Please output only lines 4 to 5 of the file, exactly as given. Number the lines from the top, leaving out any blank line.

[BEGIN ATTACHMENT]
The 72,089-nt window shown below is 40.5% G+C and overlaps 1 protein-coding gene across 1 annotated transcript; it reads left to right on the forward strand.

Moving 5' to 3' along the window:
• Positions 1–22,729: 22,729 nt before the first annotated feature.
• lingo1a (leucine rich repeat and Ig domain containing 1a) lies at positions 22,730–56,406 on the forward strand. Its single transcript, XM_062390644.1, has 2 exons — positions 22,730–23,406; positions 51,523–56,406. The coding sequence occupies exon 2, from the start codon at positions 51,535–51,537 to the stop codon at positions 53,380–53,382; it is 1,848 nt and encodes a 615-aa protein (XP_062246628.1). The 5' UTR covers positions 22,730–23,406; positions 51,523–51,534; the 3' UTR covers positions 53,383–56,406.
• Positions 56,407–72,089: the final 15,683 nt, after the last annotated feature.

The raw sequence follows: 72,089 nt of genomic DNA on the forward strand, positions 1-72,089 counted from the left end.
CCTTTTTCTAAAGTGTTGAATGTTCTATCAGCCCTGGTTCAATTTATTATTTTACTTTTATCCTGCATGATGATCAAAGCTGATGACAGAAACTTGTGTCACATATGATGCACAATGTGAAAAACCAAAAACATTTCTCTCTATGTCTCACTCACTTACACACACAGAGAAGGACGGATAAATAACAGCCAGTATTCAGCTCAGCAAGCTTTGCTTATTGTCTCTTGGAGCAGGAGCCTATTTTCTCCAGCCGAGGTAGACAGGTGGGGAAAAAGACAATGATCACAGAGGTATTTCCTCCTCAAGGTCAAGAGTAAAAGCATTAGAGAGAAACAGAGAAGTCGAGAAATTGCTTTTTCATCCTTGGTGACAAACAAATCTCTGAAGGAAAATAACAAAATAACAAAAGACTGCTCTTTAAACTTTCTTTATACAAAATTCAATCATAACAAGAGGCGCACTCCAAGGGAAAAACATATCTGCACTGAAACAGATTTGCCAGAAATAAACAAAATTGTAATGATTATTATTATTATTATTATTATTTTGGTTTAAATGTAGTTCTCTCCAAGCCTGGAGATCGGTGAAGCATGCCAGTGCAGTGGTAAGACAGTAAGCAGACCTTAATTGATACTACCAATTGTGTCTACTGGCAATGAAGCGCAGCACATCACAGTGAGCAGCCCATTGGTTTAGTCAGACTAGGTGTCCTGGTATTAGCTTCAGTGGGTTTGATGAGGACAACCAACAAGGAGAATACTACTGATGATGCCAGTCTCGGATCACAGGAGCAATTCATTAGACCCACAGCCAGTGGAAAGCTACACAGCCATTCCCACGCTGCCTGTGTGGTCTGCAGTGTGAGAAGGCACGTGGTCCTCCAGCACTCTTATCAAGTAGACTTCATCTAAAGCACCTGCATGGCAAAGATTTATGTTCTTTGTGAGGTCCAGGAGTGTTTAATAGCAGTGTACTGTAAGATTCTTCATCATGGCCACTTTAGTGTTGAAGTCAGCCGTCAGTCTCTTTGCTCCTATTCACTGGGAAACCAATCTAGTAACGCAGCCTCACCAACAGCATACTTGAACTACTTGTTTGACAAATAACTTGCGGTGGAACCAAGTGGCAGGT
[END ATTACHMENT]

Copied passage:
• lingo1a (leucine rich repeat and Ig domain containing 1a) lies at positions 22,730–56,406 on the forward strand. Its single transcript, XM_062390644.1, has 2 exons — positions 22,730–23,406; positions 51,523–56,406. The coding sequence occupies exon 2, from the start codon at positions 51,535–51,537 to the stop codon at positions 53,380–53,382; it is 1,848 nt and encodes a 615-aa protein (XP_062246628.1). The 5' UTR covers positions 22,730–23,406; positions 51,523–51,534; the 3' UTR covers positions 53,383–56,406.
• Positions 56,407–72,089: the final 15,683 nt, after the last annotated feature.